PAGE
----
Friends, I’m really pleased to be able to share with you a story that one of our ministry friends sent to us on Monday. Philip is a Nigerian pastor and seminary professor whose region of the country has seen ongoing violence between Muslims and Christians, and Islamists advocating sharia law are in conflict with the state (you can find a number of articles, like this one in The Economist, for more information).
What I love about Philip’s story is that in the midst of a tremendous conflict swirling around him, Philip was called by God to show his reconciling love to one of his enemies in a very tangible way. The same love that God showed us when we were yet his enemies is what motivates Philip — and all of us — to love those who have offended or hurt us.
Can you comfortably sit in the same car with someone that you think is an enemy? Would it be God’s plan for you to sometimes sit together or help such a person in some way? Today, July 26, we woke up in Nigeria with the news of burning down of 3 churches and killing of over 100 people in Maiduguri. There is violence also in the states of Bauchi and Yobe all by Muslims. Bauchi is bordering our state so there is tension in the city of Jos. These Muslims came out in large numbers protesting against Western and what they call secular education in their sharia states. The implication of this is that only Islamic education should be taught in all their institutions of learning. I discussed this situation with my students in the class.
And as soon as I finished teaching my two classes and was driving slowly to the city I started pondering over this notorious Muslim violence in Nigeria. Then on my way, someone, an aged person dressed like a Muslim waved me to stop and give him a ride. Indeed, he was a Muslim. I did not stop. I passed by appearing as if I did not notice his presence by the roadside. As I drove off my heart would not allow me ignore the need of this Muslim just because he is a Muslim. The Lord convicted me of my own sin of resentment and anger against Muslims. I needed to show him the love that he does not deserve, the love of Christ that makes Christ to be the unique Savior of the world.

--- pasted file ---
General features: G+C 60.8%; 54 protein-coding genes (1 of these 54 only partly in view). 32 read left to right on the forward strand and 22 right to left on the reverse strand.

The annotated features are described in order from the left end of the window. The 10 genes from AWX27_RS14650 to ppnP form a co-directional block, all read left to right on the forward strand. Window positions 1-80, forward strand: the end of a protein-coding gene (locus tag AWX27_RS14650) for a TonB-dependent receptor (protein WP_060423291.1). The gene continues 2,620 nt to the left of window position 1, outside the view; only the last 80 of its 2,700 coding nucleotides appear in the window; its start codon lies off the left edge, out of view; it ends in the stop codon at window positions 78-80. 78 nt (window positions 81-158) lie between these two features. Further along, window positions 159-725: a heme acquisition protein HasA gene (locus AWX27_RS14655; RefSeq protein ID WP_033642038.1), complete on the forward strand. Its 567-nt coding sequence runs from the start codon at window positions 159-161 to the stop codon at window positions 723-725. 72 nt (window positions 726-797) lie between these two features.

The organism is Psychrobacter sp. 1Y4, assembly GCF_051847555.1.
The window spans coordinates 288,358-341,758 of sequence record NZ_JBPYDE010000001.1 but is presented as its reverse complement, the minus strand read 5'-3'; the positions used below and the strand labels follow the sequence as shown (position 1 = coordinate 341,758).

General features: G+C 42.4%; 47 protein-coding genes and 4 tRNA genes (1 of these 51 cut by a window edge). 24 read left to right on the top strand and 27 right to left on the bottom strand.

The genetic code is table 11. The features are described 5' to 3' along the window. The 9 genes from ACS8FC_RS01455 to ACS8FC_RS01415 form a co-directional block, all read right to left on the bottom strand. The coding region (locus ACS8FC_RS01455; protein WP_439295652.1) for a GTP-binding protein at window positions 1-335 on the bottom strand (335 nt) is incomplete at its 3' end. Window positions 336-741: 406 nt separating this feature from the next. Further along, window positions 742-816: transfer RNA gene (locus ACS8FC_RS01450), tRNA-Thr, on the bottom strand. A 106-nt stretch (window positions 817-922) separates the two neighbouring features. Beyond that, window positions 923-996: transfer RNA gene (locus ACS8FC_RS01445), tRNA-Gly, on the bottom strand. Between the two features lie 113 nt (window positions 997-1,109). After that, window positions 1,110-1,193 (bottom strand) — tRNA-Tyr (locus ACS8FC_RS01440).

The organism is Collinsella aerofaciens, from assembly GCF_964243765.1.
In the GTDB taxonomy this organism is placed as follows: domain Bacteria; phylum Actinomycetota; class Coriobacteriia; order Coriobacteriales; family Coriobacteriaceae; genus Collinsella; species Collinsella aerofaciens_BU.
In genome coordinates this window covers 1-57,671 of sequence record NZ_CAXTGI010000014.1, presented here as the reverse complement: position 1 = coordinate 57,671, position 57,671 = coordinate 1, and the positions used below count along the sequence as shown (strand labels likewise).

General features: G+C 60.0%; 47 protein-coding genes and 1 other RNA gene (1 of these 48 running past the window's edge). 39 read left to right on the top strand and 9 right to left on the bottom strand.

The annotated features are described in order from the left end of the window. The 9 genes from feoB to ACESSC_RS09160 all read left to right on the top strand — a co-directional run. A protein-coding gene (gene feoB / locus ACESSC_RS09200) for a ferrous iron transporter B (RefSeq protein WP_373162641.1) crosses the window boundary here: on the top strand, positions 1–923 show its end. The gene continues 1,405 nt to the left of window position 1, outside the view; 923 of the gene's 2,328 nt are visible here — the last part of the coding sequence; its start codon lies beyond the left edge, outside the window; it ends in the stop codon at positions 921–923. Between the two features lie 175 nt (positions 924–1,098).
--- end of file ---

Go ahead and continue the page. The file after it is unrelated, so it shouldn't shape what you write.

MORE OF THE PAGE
I went a short distance and then decided to reverse my car and come back to where he was standing. I asked him in Hausa language where he was going and he told me that his house was down along the road. I picked him and as we moved on, he asked me how the day was for me. I told him that the day makes me sad because Muslims are killing Christians and yet we are one people in one nation. That opened a dialogue between us and he confessed that he was truly against all these violent occurrences. He told me that he was the elder brother of the Governor in Bauchi where there was violence and that he has always told them to eschew violence.
We had a lengthy discussion which consequently developed into friendship. I let him out in front of his house and he told me to come back another day for further discussion. Is the Lord opening a way for the Gospel? I believe so. Our discussion removed the heavy burden of resentment against the Muslims and I found joy that I have an opportunity to present the gracious life of Christ to this old man. It is humanly difficult to love our enemy especially the Muslims but the Spirit says we do. So we comply.
Please, my loving friends, pray that the Lord would turn this man to himself through my further interaction with him. I would like to show him the undeserving love of Christ who died on the cross even for Muslims. I intend that if he is saved unto Christ, then through him I can also reach out to other Muslims in the city of Jos.